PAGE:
‘Champions’ from political and administrative fields that demonstrate political will are equally dependent on the power of the poor to confer political power and legitimacy. Without sizable public constituencies to sustain them in situations of entrenched corruption, ‘champions’ rise and fall frustrating hopes of longer term change. This is also the case for public entities, a local governments or administrations keen to distinguish themselves through their performance.
TI India’s tools, Integrity Pacts and MoUs have at times succeeded in effecting change by identifying mutual benefits and ensuring the fair and transparent mediation of competing interests. The proposed tool, the Development Pact, includes the poor as partners and thus improves the chances for sustainable change. The Pact offers a space for partnership between the poor and public representatives or organisations with the political will to fight corruption.
The pact has high mutual benefits for both partners. It provides a set of incentives strong enough to overcome existing incentives for public representatives to gain or retain their public office through corruption. It thus addresses the lack of alternatives to corruption – by making anti-corruption commitments to the poor a viable path to power. The poor provide public reputation and a power base to their partners in a pact when they provide evidence to the public of corruption-free services, transparent and inclusive public decisions and improved livelihood opportunities. The poor are intrinsically motivated to do so because they have most to gain from corruption-free societies.
What does a Development Pact look like?
It is a public agreement between a committed administrative or political representative or a body, such as a local elected council, and organisations of the poor. Depending on the political and cultural context, it may be a written agreement or a publicly displayed text similar to a manifesto or citizen charter, but with binding features for both partners.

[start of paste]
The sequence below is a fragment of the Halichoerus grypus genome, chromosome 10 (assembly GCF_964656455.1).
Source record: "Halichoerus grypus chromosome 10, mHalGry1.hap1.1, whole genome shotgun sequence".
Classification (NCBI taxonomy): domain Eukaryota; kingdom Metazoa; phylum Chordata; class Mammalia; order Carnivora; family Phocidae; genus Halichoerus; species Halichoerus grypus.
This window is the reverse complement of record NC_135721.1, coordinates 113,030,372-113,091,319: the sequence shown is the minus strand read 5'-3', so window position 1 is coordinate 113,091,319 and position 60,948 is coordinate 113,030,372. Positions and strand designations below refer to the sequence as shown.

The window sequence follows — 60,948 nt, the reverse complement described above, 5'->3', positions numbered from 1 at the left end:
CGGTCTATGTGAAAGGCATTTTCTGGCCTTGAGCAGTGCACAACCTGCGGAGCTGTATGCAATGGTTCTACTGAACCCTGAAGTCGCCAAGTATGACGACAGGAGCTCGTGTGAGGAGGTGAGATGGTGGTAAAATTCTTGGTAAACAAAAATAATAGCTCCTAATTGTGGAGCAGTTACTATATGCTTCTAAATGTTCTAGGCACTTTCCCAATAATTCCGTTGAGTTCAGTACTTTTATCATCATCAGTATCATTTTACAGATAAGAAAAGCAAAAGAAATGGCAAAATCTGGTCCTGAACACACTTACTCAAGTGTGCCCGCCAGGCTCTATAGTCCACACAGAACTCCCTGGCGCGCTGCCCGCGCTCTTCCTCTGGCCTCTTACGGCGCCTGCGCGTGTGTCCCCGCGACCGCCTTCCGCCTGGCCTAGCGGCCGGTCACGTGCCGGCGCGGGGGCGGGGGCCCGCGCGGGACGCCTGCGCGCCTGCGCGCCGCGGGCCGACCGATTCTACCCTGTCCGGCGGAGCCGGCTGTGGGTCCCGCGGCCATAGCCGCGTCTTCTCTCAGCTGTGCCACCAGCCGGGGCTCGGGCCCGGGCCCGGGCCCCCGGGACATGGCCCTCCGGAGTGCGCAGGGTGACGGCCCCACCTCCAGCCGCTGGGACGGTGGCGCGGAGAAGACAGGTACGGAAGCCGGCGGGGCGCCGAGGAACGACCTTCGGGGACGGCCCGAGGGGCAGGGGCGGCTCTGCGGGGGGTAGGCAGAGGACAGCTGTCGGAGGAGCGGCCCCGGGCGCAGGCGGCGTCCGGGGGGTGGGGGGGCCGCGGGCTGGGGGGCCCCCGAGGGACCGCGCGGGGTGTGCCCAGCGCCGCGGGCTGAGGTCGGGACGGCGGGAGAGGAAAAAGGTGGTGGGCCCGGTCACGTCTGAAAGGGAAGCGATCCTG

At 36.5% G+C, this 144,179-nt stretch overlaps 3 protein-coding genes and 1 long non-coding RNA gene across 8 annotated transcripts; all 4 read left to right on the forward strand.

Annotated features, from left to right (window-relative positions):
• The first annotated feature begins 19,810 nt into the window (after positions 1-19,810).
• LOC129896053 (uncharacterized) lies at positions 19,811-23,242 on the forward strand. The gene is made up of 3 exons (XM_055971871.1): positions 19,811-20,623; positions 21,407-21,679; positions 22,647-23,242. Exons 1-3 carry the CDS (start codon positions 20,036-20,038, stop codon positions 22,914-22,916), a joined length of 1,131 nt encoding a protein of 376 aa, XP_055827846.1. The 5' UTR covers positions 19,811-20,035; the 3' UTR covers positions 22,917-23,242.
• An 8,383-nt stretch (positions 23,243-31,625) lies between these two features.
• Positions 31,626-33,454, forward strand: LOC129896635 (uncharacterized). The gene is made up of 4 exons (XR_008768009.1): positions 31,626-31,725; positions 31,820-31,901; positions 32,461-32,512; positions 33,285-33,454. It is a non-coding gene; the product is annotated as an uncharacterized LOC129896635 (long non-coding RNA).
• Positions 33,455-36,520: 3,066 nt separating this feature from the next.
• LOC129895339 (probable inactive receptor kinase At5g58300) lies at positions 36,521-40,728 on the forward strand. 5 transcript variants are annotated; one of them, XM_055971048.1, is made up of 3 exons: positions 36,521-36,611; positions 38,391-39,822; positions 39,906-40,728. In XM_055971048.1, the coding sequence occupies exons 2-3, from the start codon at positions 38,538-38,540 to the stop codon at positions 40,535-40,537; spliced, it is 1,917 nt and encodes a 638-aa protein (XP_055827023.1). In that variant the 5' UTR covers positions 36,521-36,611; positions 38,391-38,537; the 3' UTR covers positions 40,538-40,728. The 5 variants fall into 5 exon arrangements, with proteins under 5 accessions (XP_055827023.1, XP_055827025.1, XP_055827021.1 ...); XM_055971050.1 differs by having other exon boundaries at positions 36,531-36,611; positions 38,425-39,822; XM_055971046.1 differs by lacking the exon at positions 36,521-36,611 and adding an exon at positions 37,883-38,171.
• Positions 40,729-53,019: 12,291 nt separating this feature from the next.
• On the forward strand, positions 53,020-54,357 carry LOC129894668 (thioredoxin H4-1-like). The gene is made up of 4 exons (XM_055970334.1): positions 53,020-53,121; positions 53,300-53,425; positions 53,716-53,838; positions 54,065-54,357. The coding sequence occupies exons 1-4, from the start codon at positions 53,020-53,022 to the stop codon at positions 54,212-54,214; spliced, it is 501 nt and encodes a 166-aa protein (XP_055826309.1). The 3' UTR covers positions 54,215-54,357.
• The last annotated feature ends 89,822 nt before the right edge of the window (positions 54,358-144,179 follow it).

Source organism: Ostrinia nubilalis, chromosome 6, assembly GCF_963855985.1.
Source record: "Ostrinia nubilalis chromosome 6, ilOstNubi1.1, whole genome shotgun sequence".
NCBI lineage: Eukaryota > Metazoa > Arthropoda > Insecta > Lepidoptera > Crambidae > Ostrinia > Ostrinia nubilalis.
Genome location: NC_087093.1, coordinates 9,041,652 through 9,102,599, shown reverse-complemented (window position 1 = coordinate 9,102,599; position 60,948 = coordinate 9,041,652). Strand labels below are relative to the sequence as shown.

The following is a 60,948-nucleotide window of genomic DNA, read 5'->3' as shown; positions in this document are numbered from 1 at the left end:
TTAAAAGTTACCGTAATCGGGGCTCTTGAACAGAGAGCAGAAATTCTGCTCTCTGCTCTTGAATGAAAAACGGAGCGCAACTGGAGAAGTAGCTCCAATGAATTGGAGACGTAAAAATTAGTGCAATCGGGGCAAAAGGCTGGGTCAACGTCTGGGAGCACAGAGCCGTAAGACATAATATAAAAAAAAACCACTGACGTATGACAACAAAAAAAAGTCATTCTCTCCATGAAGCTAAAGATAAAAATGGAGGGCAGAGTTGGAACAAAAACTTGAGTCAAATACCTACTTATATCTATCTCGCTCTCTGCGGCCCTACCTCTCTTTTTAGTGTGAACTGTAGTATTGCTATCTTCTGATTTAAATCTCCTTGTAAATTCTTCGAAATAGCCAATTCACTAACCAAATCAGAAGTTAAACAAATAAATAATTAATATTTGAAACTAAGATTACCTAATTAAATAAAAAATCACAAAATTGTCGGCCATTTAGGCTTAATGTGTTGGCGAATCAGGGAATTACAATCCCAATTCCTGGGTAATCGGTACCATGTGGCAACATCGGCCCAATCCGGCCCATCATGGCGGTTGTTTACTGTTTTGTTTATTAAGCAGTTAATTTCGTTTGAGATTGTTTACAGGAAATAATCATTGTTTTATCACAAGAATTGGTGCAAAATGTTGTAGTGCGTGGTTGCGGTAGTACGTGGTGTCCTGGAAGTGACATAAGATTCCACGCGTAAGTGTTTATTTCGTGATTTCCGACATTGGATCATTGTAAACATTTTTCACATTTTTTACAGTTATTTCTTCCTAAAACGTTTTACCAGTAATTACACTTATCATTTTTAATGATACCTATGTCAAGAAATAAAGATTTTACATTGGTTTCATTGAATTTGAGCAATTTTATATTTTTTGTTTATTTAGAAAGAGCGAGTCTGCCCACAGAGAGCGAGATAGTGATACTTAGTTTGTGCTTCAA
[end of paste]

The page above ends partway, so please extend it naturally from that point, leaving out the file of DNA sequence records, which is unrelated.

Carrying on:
What does the Pact contain?
The content of a pact is determined through a process of negotiations. It will include the development priorities expressed by the poor and measures to ensure the integrity of decision-making processes by which these are delivered. Promises can be on access to food, land and water, safety/security, employment, roads, credit, communication, electricity, health centres, schools etc. Securing the integrity of decision-making can include the oversight or participation in decisions by the poor and agreements on incentives and sanctions for the failed delivery of promises.
What are the steps of setting up a Pact?
1. Finding matching partners for a pact: State Chapters of TI India or may choose to start their search with either of the two partners, depending on their access and their assessment of opportunities. Alternately, TI India could identify a local grassroots NGO in the state where it wants to operate.
The two partners would be: